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Attainment gap remains stubbornly wide after pandemic, with reading most affected

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New evidence shows schools continue to face big challenges supporting socio-economically disadvantaged and low attaining pupils because of the COVID-19 pandemic. This is according to a major piece of research published by the Education Endowment Foundation (EEF) today, that tracks the longer-term impact of the COVID-19 pandemic on younger pupils’ reading and maths skills.  

The study, by the National Foundation for Educational Research (NFER), followed 6,000 pupils who were in Reception and Year 1 (four- to six-year-olds) in March 2020 until the spring term of 2022. It investigated how this group of pupils’ attainment and social skills had been affected by disruptions to learning. 

Many children have caught up, but younger pupils still struggling with reading 

Today’s research finds that – on average – pupils who were in Year 3 in spring 2022 (seven- and eight-year-olds) have caught up in both reading and maths compared with pupils before the pandemic.  

The picture is more mixed for Year 2 pupils (six- and seven-year-olds). While these pupils have also – on average – caught up in maths, they are still behind in their reading by about three months.  

More very low attaining pupils in the typical classroom 

However, for some groups of pupils, learning recovery is proving more challenging. The researchers found an increase in the proportion of very low attaining pupils, particularly for reading. 

For Year 2 pupils, the proportion of very low attainers in reading more than tripled from 2.6 per cent before the pandemic to 9.1 percent in spring 2022. For Year 3 pupils, the proportion more than doubled from 2.5 per cent to 6.5 per cent.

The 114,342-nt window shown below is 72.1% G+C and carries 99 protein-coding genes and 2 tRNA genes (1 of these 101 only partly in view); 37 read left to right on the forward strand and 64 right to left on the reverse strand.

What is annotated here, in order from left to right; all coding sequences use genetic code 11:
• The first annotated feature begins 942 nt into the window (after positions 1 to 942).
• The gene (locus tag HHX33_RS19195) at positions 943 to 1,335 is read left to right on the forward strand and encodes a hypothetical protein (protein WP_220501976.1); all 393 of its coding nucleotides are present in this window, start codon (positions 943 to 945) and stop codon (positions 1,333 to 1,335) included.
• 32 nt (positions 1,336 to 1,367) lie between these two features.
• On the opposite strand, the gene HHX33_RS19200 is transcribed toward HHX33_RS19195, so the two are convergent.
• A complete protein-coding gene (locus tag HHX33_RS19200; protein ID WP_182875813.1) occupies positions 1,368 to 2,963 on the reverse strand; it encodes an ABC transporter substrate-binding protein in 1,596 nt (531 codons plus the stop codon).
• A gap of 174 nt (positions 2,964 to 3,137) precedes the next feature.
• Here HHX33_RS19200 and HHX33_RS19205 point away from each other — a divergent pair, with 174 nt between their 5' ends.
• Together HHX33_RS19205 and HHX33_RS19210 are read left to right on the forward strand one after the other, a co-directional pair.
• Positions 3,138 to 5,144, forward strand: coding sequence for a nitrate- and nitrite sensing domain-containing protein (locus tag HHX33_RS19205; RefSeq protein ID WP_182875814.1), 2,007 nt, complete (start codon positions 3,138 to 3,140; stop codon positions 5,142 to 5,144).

For maths, the proportion of very low attainment in Year 2 more than doubled from 2.6 per cent before the pandemic to 5.5 per cent in spring 2022. For Year 3 pupils, the increase was less pronounced, rising from 2.5 per cent to 3.9 per cent.  

In the typical Year 2 classroom, this means that there will be three very low attaining pupils for reading, compared to one before the pandemic. This creates additional challenges for schools and teachers, particularly those in disadvantaged areas with higher proportions of lower attaining pupils, as they work to provide targeted support for their pupils who are struggling. 

Socio-economic attainment gap is wider than before the pandemic and shows no sign of reducing 

An additional and significant challenge identified by today’s report is that the attainment gap between socio-economically disadvantaged pupils and their peers has widened since before the pandemic and has remained at a similar level since spring 2021.  

In Year 2, the disadvantage gap in spring 2022 was around six months’ progress for reading, and around five months’ progress for maths. For Year 3 pupils, the gap was even wider, at around nine months’ progress for reading and around eight months’ progress for maths. 

Headteachers concerned about their pupils’ wellbeing 

The research also investigated the impact of the pandemic on younger pupils’ social skills and wellbeing. Surveys with headteachers found that they were concerned about Year 2 and Year 3 pupils’ wellbeing, with many introducing interventions to tackle this, adding to teachers’ workload. Two-thirds (66 per cent) of schools surveyed said they were redeploying staff to support social skills and wellbeing, while a slightly smaller proportion (63 per cent) said they were running small-group wellbeing sessions.